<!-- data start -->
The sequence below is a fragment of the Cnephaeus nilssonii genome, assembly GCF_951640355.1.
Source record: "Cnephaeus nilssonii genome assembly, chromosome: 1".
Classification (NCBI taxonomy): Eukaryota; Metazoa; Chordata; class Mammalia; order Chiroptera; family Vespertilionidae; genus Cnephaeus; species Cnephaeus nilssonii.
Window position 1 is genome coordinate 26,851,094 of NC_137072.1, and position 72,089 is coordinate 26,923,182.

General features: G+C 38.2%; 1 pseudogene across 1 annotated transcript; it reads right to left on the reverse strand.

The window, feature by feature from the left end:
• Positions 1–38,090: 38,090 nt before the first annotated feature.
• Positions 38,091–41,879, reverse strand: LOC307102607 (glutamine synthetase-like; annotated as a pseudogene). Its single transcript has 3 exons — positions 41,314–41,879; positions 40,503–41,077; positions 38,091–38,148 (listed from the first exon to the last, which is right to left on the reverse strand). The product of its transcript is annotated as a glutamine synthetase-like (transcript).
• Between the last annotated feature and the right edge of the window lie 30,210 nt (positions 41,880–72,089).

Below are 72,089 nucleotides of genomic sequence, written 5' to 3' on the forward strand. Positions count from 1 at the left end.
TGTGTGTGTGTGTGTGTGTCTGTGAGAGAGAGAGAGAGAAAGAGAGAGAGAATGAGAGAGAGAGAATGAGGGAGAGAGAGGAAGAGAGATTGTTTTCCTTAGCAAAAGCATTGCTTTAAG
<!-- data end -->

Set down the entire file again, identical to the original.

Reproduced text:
The sequence below is a fragment of the Cnephaeus nilssonii genome, assembly GCF_951640355.1.
Source record: "Cnephaeus nilssonii genome assembly, chromosome: 1".
Classification (NCBI taxonomy): Eukaryota; Metazoa; Chordata; class Mammalia; order Chiroptera; family Vespertilionidae; genus Cnephaeus; species Cnephaeus nilssonii.
Window position 1 is genome coordinate 26,851,094 of NC_137072.1, and position 72,089 is coordinate 26,923,182.

General features: G+C 38.2%; 1 pseudogene across 1 annotated transcript; it reads right to left on the reverse strand.

The window, feature by feature from the left end:
• Positions 1–38,090: 38,090 nt before the first annotated feature.
• Positions 38,091–41,879, reverse strand: LOC307102607 (glutamine synthetase-like; annotated as a pseudogene). Its single transcript has 3 exons — positions 41,314–41,879; positions 40,503–41,077; positions 38,091–38,148 (listed from the first exon to the last, which is right to left on the reverse strand). The product of its transcript is annotated as a glutamine synthetase-like (transcript).
• Between the last annotated feature and the right edge of the window lie 30,210 nt (positions 41,880–72,089).

Below are 72,089 nucleotides of genomic sequence, written 5' to 3' on the forward strand. Positions count from 1 at the left end.
TGTGTGTGTGTGTGTGTGTCTGTGAGAGAGAGAGAGAGAAAGAGAGAGAGAATGAGAGAGAGAGAATGAGGGAGAGAGAGGAAGAGAGATTGTTTTCCTTAGCAAAAGCATTGCTTTAAG